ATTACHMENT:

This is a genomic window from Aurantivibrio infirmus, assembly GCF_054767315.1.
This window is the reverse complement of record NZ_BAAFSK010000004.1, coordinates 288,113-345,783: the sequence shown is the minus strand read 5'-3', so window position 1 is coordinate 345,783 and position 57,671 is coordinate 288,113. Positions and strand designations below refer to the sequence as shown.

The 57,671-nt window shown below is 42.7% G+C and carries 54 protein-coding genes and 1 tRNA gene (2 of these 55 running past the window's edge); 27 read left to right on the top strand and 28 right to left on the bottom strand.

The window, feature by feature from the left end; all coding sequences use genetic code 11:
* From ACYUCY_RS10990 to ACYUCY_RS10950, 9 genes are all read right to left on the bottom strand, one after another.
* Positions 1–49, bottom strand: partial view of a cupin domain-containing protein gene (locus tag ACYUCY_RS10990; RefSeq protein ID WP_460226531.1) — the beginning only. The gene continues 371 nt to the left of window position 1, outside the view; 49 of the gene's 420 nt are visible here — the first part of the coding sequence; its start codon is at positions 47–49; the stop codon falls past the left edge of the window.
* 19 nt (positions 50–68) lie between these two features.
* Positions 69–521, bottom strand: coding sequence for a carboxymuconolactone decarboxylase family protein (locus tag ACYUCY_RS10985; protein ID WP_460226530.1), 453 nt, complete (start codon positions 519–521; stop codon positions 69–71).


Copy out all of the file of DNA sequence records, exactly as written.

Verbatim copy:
This is a genomic window from Aurantivibrio infirmus, assembly GCF_054767315.1.
This window is the reverse complement of record NZ_BAAFSK010000004.1, coordinates 288,113-345,783: the sequence shown is the minus strand read 5'-3', so window position 1 is coordinate 345,783 and position 57,671 is coordinate 288,113. Positions and strand designations below refer to the sequence as shown.

The 57,671-nt window shown below is 42.7% G+C and carries 54 protein-coding genes and 1 tRNA gene (2 of these 55 running past the window's edge); 27 read left to right on the top strand and 28 right to left on the bottom strand.

The window, feature by feature from the left end; all coding sequences use genetic code 11:
* From ACYUCY_RS10990 to ACYUCY_RS10950, 9 genes are all read right to left on the bottom strand, one after another.
* Positions 1–49, bottom strand: partial view of a cupin domain-containing protein gene (locus tag ACYUCY_RS10990; RefSeq protein ID WP_460226531.1) — the beginning only. The gene continues 371 nt to the left of window position 1, outside the view; 49 of the gene's 420 nt are visible here — the first part of the coding sequence; its start codon is at positions 47–49; the stop codon falls past the left edge of the window.
* 19 nt (positions 50–68) lie between these two features.
* Positions 69–521, bottom strand: coding sequence for a carboxymuconolactone decarboxylase family protein (locus tag ACYUCY_RS10985; protein ID WP_460226530.1), 453 nt, complete (start codon positions 519–521; stop codon positions 69–71).